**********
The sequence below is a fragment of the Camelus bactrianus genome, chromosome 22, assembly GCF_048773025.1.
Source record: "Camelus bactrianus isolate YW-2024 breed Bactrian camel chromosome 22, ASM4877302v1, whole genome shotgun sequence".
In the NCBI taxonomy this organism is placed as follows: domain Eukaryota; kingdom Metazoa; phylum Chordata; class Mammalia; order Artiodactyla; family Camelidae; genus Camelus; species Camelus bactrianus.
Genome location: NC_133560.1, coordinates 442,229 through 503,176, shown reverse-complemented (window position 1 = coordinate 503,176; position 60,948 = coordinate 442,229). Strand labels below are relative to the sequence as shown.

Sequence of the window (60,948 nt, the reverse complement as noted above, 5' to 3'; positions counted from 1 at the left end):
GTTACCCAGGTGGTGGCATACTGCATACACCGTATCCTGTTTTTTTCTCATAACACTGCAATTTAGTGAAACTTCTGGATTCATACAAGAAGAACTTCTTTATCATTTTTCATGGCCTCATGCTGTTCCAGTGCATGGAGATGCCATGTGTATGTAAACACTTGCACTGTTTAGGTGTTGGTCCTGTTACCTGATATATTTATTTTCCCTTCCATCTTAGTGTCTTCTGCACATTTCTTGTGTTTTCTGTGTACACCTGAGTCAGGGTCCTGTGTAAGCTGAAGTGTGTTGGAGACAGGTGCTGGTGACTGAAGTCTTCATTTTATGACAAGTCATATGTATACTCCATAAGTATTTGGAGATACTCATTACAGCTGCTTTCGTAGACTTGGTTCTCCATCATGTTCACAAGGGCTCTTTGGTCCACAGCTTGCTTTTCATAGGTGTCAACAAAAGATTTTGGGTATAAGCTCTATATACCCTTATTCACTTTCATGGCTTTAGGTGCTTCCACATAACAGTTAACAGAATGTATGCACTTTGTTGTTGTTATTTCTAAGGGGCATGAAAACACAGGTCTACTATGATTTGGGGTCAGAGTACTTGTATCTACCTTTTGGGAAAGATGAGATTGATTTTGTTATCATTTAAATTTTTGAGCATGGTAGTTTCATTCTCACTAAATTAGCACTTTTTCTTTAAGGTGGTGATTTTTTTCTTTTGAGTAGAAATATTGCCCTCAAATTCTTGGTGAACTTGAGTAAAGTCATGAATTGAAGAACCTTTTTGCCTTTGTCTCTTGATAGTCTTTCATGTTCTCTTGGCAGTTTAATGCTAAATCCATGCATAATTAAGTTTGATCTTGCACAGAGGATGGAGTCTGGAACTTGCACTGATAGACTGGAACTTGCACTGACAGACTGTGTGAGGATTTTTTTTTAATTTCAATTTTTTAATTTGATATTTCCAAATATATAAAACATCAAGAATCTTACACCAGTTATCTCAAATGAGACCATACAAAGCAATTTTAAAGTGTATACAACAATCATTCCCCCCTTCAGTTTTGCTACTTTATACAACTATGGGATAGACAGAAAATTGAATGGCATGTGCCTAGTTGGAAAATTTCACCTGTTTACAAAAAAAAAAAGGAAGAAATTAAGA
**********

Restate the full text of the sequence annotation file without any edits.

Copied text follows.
The sequence below is a fragment of the Camelus bactrianus genome, chromosome 22, assembly GCF_048773025.1.
Source record: "Camelus bactrianus isolate YW-2024 breed Bactrian camel chromosome 22, ASM4877302v1, whole genome shotgun sequence".
In the NCBI taxonomy this organism is placed as follows: domain Eukaryota; kingdom Metazoa; phylum Chordata; class Mammalia; order Artiodactyla; family Camelidae; genus Camelus; species Camelus bactrianus.
Genome location: NC_133560.1, coordinates 442,229 through 503,176, shown reverse-complemented (window position 1 = coordinate 503,176; position 60,948 = coordinate 442,229). Strand labels below are relative to the sequence as shown.

Sequence of the window (60,948 nt, the reverse complement as noted above, 5' to 3'; positions counted from 1 at the left end):
GTTACCCAGGTGGTGGCATACTGCATACACCGTATCCTGTTTTTTTCTCATAACACTGCAATTTAGTGAAACTTCTGGATTCATACAAGAAGAACTTCTTTATCATTTTTCATGGCCTCATGCTGTTCCAGTGCATGGAGATGCCATGTGTATGTAAACACTTGCACTGTTTAGGTGTTGGTCCTGTTACCTGATATATTTATTTTCCCTTCCATCTTAGTGTCTTCTGCACATTTCTTGTGTTTTCTGTGTACACCTGAGTCAGGGTCCTGTGTAAGCTGAAGTGTGTTGGAGACAGGTGCTGGTGACTGAAGTCTTCATTTTATGACAAGTCATATGTATACTCCATAAGTATTTGGAGATACTCATTACAGCTGCTTTCGTAGACTTGGTTCTCCATCATGTTCACAAGGGCTCTTTGGTCCACAGCTTGCTTTTCATAGGTGTCAACAAAAGATTTTGGGTATAAGCTCTATATACCCTTATTCACTTTCATGGCTTTAGGTGCTTCCACATAACAGTTAACAGAATGTATGCACTTTGTTGTTGTTATTTCTAAGGGGCATGAAAACACAGGTCTACTATGATTTGGGGTCAGAGTACTTGTATCTACCTTTTGGGAAAGATGAGATTGATTTTGTTATCATTTAAATTTTTGAGCATGGTAGTTTCATTCTCACTAAATTAGCACTTTTTCTTTAAGGTGGTGATTTTTTTCTTTTGAGTAGAAATATTGCCCTCAAATTCTTGGTGAACTTGAGTAAAGTCATGAATTGAAGAACCTTTTTGCCTTTGTCTCTTGATAGTCTTTCATGTTCTCTTGGCAGTTTAATGCTAAATCCATGCATAATTAAGTTTGATCTTGCACAGAGGATGGAGTCTGGAACTTGCACTGATAGACTGGAACTTGCACTGACAGACTGTGTGAGGATTTTTTTTTAATTTCAATTTTTTAATTTGATATTTCCAAATATATAAAACATCAAGAATCTTACACCAGTTATCTCAAATGAGACCATACAAAGCAATTTTAAAGTGTATACAACAATCATTCCCCCCTTCAGTTTTGCTACTTTATACAACTATGGGATAGACAGAAAATTGAATGGCATGTGCCTAGTTGGAAAATTTCACCTGTTTACAAAAAAAAAAAGGAAGAAATTAAGA